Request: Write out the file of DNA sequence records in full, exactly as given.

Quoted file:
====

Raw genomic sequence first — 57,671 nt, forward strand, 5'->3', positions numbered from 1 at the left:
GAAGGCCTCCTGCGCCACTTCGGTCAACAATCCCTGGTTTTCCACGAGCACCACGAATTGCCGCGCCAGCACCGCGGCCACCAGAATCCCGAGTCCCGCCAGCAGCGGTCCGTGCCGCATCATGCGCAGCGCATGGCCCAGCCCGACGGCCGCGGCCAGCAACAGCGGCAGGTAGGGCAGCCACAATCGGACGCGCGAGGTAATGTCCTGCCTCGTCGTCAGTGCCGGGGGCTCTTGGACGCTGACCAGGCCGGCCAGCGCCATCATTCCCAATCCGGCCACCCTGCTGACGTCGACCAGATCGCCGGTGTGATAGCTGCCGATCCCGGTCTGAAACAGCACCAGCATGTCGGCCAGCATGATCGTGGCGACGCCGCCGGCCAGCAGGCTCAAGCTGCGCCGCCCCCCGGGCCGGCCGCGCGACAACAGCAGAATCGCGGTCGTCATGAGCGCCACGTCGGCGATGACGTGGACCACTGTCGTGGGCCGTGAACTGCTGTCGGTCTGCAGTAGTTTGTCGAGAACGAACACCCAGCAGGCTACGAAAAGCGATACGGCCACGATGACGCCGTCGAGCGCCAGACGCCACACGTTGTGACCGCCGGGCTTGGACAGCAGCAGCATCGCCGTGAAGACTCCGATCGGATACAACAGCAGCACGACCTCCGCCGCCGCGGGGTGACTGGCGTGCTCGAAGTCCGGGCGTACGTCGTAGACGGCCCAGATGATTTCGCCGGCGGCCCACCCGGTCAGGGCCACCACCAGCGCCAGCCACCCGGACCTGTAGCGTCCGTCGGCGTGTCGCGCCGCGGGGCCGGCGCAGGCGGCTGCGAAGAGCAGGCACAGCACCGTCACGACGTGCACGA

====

Raw genomic sequence first — 57,671 nt, forward strand, 5'->3', positions numbered from 1 at the left:
GAAGGCCTCCTGCGCCACTTCGGTCAACAATCCCTGGTTTTCCACGAGCACCACGAATTGCCGCGCCAGCACCGCGGCCACCAGAATCCCGAGTCCCGCCAGCAGCGGTCCGTGCCGCATCATGCGCAGCGCATGGCCCAGCCCGACGGCCGCGGCCAGCAACAGCGGCAGGTAGGGCAGCCACAATCGGACGCGCGAGGTAATGTCCTGCCTCGTCGTCAGTGCCGGGGGCTCTTGGACGCTGACCAGGCCGGCCAGCGCCATCATTCCCAATCCGGCCACCCTGCTGACGTCGACCAGATCGCCGGTGTGATAGCTGCCGATCCCGGTCTGAAACAGCACCAGCATGTCGGCCAGCATGATCGTGGCGACGCCGCCGGCCAGCAGGCTCAAGCTGCGCCGCCCCCCGGGCCGGCCGCGCGACAACAGCAGAATCGCGGTCGTCATGAGCGCCACGTCGGCGATGACGTGGACCACTGTCGTGGGCCGTGAACTGCTGTCGGTCTGCAGTAGTTTGTCGAGAACGAACACCCAGCAGGCTACGAAAAGCGATACGGCCACGATGACGCCGTCGAGCGCCAGACGCCACACGTTGTGACCGCCGGGCTTGGACAGCAGCAGCATCGCCGTGAAGACTCCGATCGGATACAACAGCAGCACGACCTCCGCCGCCGCGGGGTGACTGGCGTGCTCGAAGTCCGGGCGTACGTCGTAGACGGCCCAGATGATTTCGCCGGCGGCCCACCCGGTCAGGGCCACCACCAGCGCCAGCCACCCGGACCTGTAGCGTCCGTCGGCGTGTCGCGCCGCGGGGCCGGCGCAGGCGGCTGCGAAGAGCAGGCACAGCACCGTCACGACGTGCACGA